• Hermes was a Greek god of transitions and boundaries, and thus travelers sought his protection as they made plans to venture about.
  • Hina is a goddess with many different stories throughout the Polynesian islands. One story suggests that she is a guardian of travelers, and one can earn her favor and honor her with any 2 sided object, such as a coin.
  • Janus was a Roman God depicted famously with two faces, one facing forward and one facing back. As the god of new beginnings and transitions, Janus protected those about to undertake a new adventure. He is also the namesake of the month of January.
  • Jizo, in some Buddhist and Japanese lore, is a Bodhisattva (archetypal being dedicated to helping others) who vowed to protect women, children, and travelers.
  • K’uei-Hsing, also known as Chung-Kuei, was the Chinese god of travel and offered the ancient Chinese protection on their journeys.
  • Khonsu, the Egyptian god of the moon, not only assisted the ancient Egyptians in their voyages, but his name actually means “traveler.”
  • Lam Lha was a Tibetan goddess of travelers.
  • Luna – Roman charioteers would often seek the favor of this goddess, who was their dedicated protectress.
  • Meili – In old Norse paganism, Meili was a god who is thought to be their god of travel. He is often portrayed as wearing a traveler’s coat and carrying a walking stick, just like his father Odin.
  • Mercury was yet another Roman god who aided travelers, and perhaps the patron deity of travel. As the Roman equivalent of the Greek god Hermes, he was distinguishable by the shoes with winged heels that he wore.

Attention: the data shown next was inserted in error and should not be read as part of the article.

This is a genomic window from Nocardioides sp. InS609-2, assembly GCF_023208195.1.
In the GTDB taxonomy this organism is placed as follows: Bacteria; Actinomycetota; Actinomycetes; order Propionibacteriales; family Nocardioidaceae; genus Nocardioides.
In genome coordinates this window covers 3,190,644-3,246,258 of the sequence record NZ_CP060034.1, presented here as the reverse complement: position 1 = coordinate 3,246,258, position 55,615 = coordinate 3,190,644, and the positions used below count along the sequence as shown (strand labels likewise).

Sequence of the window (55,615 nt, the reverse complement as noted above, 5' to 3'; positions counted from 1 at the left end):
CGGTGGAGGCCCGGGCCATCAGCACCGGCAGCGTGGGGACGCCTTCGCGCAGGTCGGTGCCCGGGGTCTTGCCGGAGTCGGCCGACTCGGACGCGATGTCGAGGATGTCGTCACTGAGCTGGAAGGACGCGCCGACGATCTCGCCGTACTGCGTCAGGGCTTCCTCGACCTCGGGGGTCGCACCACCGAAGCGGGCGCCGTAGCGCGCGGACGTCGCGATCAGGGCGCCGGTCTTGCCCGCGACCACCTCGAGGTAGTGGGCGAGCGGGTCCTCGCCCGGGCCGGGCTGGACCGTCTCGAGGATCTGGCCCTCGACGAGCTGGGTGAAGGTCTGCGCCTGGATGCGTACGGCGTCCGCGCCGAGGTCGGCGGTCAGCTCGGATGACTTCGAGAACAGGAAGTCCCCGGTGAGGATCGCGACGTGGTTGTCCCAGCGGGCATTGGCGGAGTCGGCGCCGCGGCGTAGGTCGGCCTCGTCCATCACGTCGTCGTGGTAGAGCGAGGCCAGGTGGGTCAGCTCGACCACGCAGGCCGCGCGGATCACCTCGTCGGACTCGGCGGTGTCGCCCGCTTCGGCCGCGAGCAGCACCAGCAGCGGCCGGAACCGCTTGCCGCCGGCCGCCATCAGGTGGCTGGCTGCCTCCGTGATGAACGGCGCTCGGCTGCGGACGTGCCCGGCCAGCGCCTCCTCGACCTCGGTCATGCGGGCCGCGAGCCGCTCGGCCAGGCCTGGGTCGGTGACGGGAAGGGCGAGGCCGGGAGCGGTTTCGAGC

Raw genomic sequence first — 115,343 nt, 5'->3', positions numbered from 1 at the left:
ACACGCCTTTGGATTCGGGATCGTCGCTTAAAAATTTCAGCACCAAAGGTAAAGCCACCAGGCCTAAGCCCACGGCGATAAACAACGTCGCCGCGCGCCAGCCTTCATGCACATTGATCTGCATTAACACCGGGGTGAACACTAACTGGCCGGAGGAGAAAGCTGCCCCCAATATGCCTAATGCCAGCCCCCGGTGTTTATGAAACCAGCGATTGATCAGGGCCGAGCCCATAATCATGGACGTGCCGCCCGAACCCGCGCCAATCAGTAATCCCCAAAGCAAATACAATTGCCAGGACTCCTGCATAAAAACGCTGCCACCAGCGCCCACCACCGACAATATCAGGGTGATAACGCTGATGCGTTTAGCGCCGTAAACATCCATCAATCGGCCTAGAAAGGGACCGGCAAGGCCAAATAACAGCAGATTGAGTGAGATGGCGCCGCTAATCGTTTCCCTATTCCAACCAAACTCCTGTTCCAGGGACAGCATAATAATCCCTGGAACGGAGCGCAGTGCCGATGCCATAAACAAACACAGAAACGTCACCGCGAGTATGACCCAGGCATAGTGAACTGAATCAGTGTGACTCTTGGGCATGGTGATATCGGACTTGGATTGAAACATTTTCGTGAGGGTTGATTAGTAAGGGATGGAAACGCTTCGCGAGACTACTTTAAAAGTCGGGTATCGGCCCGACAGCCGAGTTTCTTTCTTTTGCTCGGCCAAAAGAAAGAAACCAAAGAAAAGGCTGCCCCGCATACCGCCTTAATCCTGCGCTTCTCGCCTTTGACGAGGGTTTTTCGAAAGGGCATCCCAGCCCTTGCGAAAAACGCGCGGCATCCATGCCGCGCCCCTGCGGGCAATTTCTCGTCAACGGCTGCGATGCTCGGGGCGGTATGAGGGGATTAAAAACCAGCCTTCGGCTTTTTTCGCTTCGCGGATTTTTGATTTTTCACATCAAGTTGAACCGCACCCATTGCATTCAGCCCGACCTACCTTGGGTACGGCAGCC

• Neptune was the god of sea travel in ancient Roman mythology, and seafaring Romans sought his favor before undertaking voyages on the seas.
  • Portunes, in ancient Roman mythology, was the god of doors and keys. With these responsibilities, he later was promoted into being the de facto protector of the ports and seas, leading seafaring men to seek his favor before departing.
  • Rhiannon was a goddess in Welsh mythology of horses and the sea whom ancient Celtic riders would seek for protection.
  • St. Christopher, in Catholicism, is the patron saint of travelers, especially for those undertaking longer journeys.
  • Tir, in Armenian mythology, was the all-inclusive god of wisdom, culture, science and studies, as well as an interpreter of dreams. Displaying traits similar to the Greek’s Apollo, Armenians often looked to Tir for safe travels.
  • Xaman Ek was an ancient Mayan god of travelers, particularly merchants, who would give offerings to him while traveling.
Christian "Krzysiek" Eilers is a twenty-something who constantly likes to look up the next flight out of JFK. His life goal is to visit every country in the world; as a young adult working full-time, he often settles on visiting the near countries of Central and South America and the Caribbean, knocking these off the list as it is less of a financial strain than Europe or Asia. Caffeine is his vice, and if he doesn't have a coffee in his hands, then it's probably a green tea. A native of New York City, when he is not traveling, he can find an abundance of cultural influences right in his own city, enough to keep him satisfied until the next country's beckon cannot be ignored any longer.